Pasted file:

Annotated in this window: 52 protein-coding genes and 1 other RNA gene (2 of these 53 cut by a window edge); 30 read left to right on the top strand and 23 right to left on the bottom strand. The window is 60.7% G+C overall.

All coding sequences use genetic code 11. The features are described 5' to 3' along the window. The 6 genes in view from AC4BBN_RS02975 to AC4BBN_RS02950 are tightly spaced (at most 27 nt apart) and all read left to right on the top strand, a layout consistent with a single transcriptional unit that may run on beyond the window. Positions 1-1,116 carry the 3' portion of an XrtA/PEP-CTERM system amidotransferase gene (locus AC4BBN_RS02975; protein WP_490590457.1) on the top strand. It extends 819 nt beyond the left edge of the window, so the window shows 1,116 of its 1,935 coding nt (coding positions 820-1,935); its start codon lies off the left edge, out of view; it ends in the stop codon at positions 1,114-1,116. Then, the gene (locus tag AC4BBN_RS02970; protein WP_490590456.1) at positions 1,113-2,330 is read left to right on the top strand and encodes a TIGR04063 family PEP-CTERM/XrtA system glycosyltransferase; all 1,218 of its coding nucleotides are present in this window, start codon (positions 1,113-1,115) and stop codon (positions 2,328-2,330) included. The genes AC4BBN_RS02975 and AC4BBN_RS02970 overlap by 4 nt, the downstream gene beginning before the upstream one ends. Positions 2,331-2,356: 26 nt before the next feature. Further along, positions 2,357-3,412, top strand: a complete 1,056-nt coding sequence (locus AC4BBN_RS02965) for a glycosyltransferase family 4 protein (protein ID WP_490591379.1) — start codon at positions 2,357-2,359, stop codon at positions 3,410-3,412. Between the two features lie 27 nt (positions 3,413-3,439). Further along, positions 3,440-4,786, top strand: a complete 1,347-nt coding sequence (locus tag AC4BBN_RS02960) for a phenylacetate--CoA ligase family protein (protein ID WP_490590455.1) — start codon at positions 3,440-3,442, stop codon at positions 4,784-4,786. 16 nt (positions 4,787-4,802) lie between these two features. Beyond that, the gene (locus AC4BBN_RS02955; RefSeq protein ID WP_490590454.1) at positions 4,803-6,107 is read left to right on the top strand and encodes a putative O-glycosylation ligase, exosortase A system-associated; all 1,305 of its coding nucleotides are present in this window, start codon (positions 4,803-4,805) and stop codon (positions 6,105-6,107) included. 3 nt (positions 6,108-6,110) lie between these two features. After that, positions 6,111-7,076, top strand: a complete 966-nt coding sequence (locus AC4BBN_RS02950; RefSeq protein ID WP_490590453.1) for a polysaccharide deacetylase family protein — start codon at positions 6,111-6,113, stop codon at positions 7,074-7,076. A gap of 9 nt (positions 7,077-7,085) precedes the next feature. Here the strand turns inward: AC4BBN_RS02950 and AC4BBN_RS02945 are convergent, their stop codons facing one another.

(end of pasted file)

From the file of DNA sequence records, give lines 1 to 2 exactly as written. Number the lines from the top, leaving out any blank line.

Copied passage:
Annotated in this window: 52 protein-coding genes and 1 other RNA gene (2 of these 53 cut by a window edge); 30 read left to right on the top strand and 23 right to left on the bottom strand. The window is 60.7% G+C overall.

All coding sequences use genetic code 11. The features are described 5' to 3' along the window. The 6 genes in view from AC4BBN_RS02975 to AC4BBN_RS02950 are tightly spaced (at most 27 nt apart) and all read left to right on the top strand, a layout consistent with a single transcriptional unit that may run on beyond the window. Positions 1-1,116 carry the 3' portion of an XrtA/PEP-CTERM system amidotransferase gene (locus AC4BBN_RS02975; protein WP_490590457.1) on the top strand. It extends 819 nt beyond the left edge of the window, so the window shows 1,116 of its 1,935 coding nt (coding positions 820-1,935); its start codon lies off the left edge, out of view; it ends in the stop codon at positions 1,114-1,116. Then, the gene (locus tag AC4BBN_RS02970; protein WP_490590456.1) at positions 1,113-2,330 is read left to right on the top strand and encodes a TIGR04063 family PEP-CTERM/XrtA system glycosyltransferase; all 1,218 of its coding nucleotides are present in this window, start codon (positions 1,113-1,115) and stop codon (positions 2,328-2,330) included. The genes AC4BBN_RS02975 and AC4BBN_RS02970 overlap by 4 nt, the downstream gene beginning before the upstream one ends. Positions 2,331-2,356: 26 nt before the next feature. Further along, positions 2,357-3,412, top strand: a complete 1,056-nt coding sequence (locus AC4BBN_RS02965) for a glycosyltransferase family 4 protein (protein ID WP_490591379.1) — start codon at positions 2,357-2,359, stop codon at positions 3,410-3,412. Between the two features lie 27 nt (positions 3,413-3,439). Further along, positions 3,440-4,786, top strand: a complete 1,347-nt coding sequence (locus tag AC4BBN_RS02960) for a phenylacetate--CoA ligase family protein (protein ID WP_490590455.1) — start codon at positions 3,440-3,442, stop codon at positions 4,784-4,786. 16 nt (positions 4,787-4,802) lie between these two features. Beyond that, the gene (locus AC4BBN_RS02955; RefSeq protein ID WP_490590454.1) at positions 4,803-6,107 is read left to right on the top strand and encodes a putative O-glycosylation ligase, exosortase A system-associated; all 1,305 of its coding nucleotides are present in this window, start codon (positions 4,803-4,805) and stop codon (positions 6,105-6,107) included. 3 nt (positions 6,108-6,110) lie between these two features. After that, positions 6,111-7,076, top strand: a complete 966-nt coding sequence (locus AC4BBN_RS02950; RefSeq protein ID WP_490590453.1) for a polysaccharide deacetylase family protein — start codon at positions 6,111-6,113, stop codon at positions 7,074-7,076. A gap of 9 nt (positions 7,077-7,085) precedes the next feature. Here the strand turns inward: AC4BBN_RS02950 and AC4BBN_RS02945 are convergent, their stop codons facing one another.